After a 16 month closure and a budget of £4.2 million Colchester Castle Museum reopened last summer (2014). With Art Fund membership cards we gained free admission and spent over two hours inspecting and admiring the amazing contents – here are quality and quantity – a magnificent collection of Roman and other antiquities.
Welcome to Colchester Castle – come on in!
Built on top of the foundations of the Roman Temple of Claudius you can read about the castle (the largest Norman castle keep in Europe) and its contents elsewhere so here I’ve just selected a few of the contents that particularly impressed me.
The Castle was Built on the Temple Foundations
You follow the preferred route proposed on a plan : Castle hub then upstairs to Iron Age, through the Roman invasion, and its heyday and decline to Saxon/Norman, medieval, the Civil War siege and finally a bit of modern thrown in (and a sit-down too) to watch video extracts of interviews with present day serving and ex soldiers from the Colchester Garrison and hearing plans for the future for the garrison and the organisation of British armed forces in general.
Roman Face Pot : Type of pot associated with military burials
Mosaic Floor : Assembled from fragments of a fine 2nd century AD Roman mosaic floor found in a garden in North Hill in 1865. Research indicates that the components of the mosaic have been re-arranged.
Tombstone of Marcus Favonius Facilis : the earliest Roman sculpture in Britain, and the finest. Facilis was a Centurion officer in the twentieth legion one of the regiments based at Colchester. He died a few years after the 43AD invasion of Britain and was buried in a cemetery along the main road to London. The style of sculpture represented by the tombstone developed in what is now the Rhineland area of Germany where the 20th legion had been based.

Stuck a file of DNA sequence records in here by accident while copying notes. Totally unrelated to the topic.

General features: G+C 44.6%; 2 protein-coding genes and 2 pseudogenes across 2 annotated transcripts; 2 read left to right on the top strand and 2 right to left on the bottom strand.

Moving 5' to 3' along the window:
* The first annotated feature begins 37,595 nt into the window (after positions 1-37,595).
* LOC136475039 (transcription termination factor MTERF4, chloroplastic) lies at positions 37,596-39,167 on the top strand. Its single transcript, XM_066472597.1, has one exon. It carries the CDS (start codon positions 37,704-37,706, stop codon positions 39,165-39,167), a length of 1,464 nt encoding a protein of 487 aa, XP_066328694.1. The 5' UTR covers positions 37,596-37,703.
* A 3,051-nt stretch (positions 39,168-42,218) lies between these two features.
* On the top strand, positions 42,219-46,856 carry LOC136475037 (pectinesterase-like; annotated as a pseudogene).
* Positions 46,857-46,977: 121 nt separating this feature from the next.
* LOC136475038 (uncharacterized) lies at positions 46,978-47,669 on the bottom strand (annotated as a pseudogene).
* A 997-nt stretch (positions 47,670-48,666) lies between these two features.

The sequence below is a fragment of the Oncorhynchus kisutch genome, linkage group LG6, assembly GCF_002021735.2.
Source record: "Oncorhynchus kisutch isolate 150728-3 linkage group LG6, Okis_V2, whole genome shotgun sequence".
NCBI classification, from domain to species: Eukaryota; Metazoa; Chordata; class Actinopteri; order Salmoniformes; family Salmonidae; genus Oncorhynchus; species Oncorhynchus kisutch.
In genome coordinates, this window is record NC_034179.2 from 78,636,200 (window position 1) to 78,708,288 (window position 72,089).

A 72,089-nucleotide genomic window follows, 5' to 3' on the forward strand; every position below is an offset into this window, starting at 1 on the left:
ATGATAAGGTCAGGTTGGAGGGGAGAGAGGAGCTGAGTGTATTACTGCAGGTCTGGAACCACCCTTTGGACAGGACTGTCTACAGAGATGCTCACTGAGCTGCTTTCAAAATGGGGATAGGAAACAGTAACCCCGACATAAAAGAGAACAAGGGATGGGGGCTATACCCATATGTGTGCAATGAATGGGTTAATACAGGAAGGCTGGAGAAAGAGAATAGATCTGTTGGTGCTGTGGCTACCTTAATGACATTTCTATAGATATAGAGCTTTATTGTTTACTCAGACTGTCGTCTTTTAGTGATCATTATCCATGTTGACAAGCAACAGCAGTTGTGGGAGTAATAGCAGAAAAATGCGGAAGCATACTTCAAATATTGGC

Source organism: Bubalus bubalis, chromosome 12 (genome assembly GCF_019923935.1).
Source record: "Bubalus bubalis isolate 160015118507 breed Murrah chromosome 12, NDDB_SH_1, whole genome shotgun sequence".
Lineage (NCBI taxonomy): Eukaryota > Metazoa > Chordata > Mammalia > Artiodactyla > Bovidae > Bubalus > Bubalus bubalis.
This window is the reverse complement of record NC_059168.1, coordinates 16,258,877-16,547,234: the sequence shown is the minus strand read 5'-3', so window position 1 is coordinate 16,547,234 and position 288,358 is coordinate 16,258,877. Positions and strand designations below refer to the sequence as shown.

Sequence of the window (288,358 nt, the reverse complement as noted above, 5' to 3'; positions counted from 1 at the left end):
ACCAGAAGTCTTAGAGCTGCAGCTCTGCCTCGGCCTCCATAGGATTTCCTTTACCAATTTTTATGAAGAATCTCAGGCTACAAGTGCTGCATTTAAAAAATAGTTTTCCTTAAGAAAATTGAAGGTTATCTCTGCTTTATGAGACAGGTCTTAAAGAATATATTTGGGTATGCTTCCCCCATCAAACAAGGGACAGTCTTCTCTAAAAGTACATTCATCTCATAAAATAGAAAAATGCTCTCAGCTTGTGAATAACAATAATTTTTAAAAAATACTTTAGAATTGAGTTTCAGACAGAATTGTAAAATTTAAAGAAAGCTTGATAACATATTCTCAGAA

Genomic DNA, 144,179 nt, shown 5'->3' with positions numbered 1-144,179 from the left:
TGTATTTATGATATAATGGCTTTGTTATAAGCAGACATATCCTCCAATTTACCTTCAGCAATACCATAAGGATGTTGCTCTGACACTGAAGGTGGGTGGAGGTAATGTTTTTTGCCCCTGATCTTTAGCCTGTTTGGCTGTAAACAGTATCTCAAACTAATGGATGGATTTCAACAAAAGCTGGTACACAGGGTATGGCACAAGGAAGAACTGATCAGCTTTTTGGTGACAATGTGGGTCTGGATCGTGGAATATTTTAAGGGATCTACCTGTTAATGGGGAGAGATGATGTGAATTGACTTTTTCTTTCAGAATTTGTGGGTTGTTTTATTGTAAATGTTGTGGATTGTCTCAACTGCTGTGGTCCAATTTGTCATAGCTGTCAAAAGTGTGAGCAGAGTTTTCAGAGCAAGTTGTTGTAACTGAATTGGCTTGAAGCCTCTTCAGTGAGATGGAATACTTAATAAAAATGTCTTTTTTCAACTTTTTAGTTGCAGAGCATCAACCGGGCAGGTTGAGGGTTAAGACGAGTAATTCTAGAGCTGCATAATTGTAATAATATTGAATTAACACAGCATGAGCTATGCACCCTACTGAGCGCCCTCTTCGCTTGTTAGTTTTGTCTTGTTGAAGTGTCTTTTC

How the tombstone would have looked originally
The Colchester Vase is the most famous pot from Roman Britain. It was found in a grave dated between AD 175 and AD 200 at West Lodge in Colchester. The pot is decorated with detailed scenes showing a fight between two gladiators, a man beating a bear with a whip and a hunting dog in hot pursuit of two stags and a hare. The inscription scratched around the rim of the pot tells us the names of the people represented in the scenes and gives some details of their lives.
The Colchester Sphinx is a sculpture from an elaborate Roman tomb. It was found where the Essex County Hospital on Lexden Road stands today. This mythological creature is associated with death: she has the body of a winged lion and the face, arms and breasts of a woman. She was carved in the early Roman period AD 43-75. Here she represents the triumph of death over life. She is shown crouched over a pile of bones, clutching the head of the deceased in her claws.
Another Face Pot (contains cremated bones)
The Colchester Mercury is one of the finest statues from Roman Britain. It was found at Gosbecks, an area of countryside outside Colchester where there was a theatre and temple. This bronze statue was made in the northern part of the Roman Empire in the second century AD. Mercury was the messanger of the gods and can be recognised by the wings on his head. He was also the god of movement which made him popular with travellers, traders and even thieves.
Inside Views of the Keep
We already realised that Colchester is not just the first recorded town in Britain it has a wealth of history and superlatives – first, largest, best, oldest, finest.